The final supermoon of 2023 rises tonight – how and when can you see it from the UK?

A mesmerizing supermoon will light up our sky tonight, a rare astronomical spectacle that won’t will take place again until September 2024.

Stargazers are in for a treat as the so-called ‘Harvest Moon’ will shine brightly shortly after sunset at 6.45pm BST, marking the end of September.

It’s the latest in a rare series of four supermoons in 2023, including two in July, that won’t be seen again for a whopping 14 years.

Supermoons occur when a full moon nearly coincides with its “perigee” of 221,484 miles (356,445 km) from Earth.

‘[This occurs] “If the moon is full at the time the moon is closest to Earth,” University of Warwick astronomy professor Don Pollacco told MailOnline.

The last supermoon of the year will shine brightly after 6.45pm BST this evening

The last supermoon of the year will shine brightly after 6.45pm BST this evening


January: Wolf Moon because wolves were heard more often at that time.

February: Snow moon coincide with heavy snowfall.

March: Wormmoon As the sun increasingly warmed the soil, earthworms became active.

April: Pink moon when it heralded the appearance of Phlox subulata, or moss pink – one of the first flowers of spring.

May: Flower Moon because of the abundance of flowers.

June: Strawberry moon because it appeared when the first strawberry harvest took place.

July: Buck Moon as it came when a male deer’s antlers were in full growth mode.

August: Sturgeon Moon after the big fish that was easy to catch at that time.

September: Corn/Harvest Moon for this was the time of the corn harvest.

October: Hunter’s Moon after hunting season to prepare for winter.

November: Beaver Moon because it was time to set up beaver traps.

December: Cold moon because the nights were the longest at this time of year.

Source: Old Farmer’s Almanac

“Consequently, the moon may appear larger (10-15 percent) and brighter (25-30 percent) than a “normal” full moon.

“To most people, they actually look pretty much the same.” However, keep in mind that the rising full moon may look larger than normal.

“This is partly due to the Earth’s atmosphere and also due to an optical illusion, like seeing the moon next to trees.”

Unlike monthly full moons, supermoons typically occur three to four times a year.

This is due to the very specific conditions required for supermoons to occur.

The astrophysicist Dr. Paul Strøm, assistant professor at the University of Warwick, told MailOnline: “The moon orbits the Earth in a slightly elliptical orbit – imagine a slightly flattened circle or oval.”

“This means that sometimes the moon is a little closer to us and sometimes a little further away.” At the same time, the moon goes through different phases – the shape of the sunlit part of the moon – as it orbits the Earth.

“A few times a year it just happens that we have a full moon, which coincides with the time when the moon is at a point in its orbit where it is closer to us.” Then people call it a supermoon .

“Given that it only happens a few times a year, one of these supermoons must be the last.”

Although rare, the astronomical phenomena have been the focus of countless myths and speculations for centuries.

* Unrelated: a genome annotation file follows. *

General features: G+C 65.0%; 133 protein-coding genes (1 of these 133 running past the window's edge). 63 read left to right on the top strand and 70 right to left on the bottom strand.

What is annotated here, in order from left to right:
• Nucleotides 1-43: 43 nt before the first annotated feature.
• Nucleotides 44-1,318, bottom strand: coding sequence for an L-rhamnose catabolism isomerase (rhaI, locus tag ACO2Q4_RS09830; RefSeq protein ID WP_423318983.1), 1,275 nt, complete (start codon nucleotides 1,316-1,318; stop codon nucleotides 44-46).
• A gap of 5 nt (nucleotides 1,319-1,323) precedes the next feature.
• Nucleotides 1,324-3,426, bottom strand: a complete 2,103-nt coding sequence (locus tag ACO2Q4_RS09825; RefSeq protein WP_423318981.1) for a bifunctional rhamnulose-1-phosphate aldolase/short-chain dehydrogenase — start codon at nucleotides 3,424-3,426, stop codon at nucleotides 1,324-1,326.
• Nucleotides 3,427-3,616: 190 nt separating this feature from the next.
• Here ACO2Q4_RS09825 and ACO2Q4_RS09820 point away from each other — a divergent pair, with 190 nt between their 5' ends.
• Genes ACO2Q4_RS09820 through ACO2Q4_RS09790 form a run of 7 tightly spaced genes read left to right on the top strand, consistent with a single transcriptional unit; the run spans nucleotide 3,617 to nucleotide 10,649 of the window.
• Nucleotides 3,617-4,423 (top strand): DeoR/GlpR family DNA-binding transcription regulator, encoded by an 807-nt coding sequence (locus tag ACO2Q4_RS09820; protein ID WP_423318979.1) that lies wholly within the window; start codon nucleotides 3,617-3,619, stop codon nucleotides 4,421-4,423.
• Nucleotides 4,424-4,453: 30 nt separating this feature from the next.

Even Richard Nolle, the astrologer who first coined the term in 1979, was there.

He claimed that supermoons could trigger volcanic eruptions, worsen earthquakes and even influence the behavior of people on Earth.

These theories have since been debunked by scientists, who often prefer to use the term “perigee syzygy” to describe the phenomena.

This particularly applies to a full moon This happens when the center of the Moon is less than 360,000 km from Earth.

“The term itself has no scientific value: astronomers prefer to call it a perigee full moon, but undoubtedly ‘supermoon’ is a far more charming name,” astrophysicist Gianluca Masi previously explained.

A supermoon occurs when a full moon nearly coincides with its perigee - the point in the moon's orbit where it is closest to Earth

A supermoon occurs when a full moon nearly coincides with its perigee – the point in the moon’s orbit where it is closest to Earth

Today's event is the latest in a rare series of four supermoons in 2023, including two in July

Today’s event is the latest in a rare series of four supermoons in 2023, including two in July

The name of this month’s Harvest or Corn Moon is believed to come from farming communities who typically brought in grain at the end of summer.

Luckily, tonight’s supermoon will be large and bright enough to be clearly seen with the naked eye from anywhere in the country.

Although this largely depends on the weather, it is recommended to avoid cloudy areas with heavy light pollution.

Binoculars can also be useful if you want to get a close look at the lunar surface.


High up! The higher up you are, the better your chance of clear skies to see the stars, plus you can see low to the horizon to watch the moon rise!

Turn off the lights For those who stargaze from the comfort of their own home, turning off the lights indoors can improve the visibility of the night sky.

Choose a night with clear skies. Choose a night when skies are expected to be clear for the best chance of seeing the stars.

Research what you are seeing. Enhance your stargazing experience and download Star Chart for free on AR-enabled Apple or Android devices.

SOURCE: Parkdean Resorts

Drew Weisholtz

Drew Weisholtz is a Worldtimetodays U.S. News Reporter based in Canada. His focus is on U.S. politics and the environment. He has covered climate change extensively, as well as healthcare and crime. Drew Weisholtz joined Worldtimetodays in 2023 from the Daily Express and previously worked for Chemist and Druggist and the Jewish Chronicle. He is a graduate of Cambridge University. Languages: English. You can get in touch with me by emailing:

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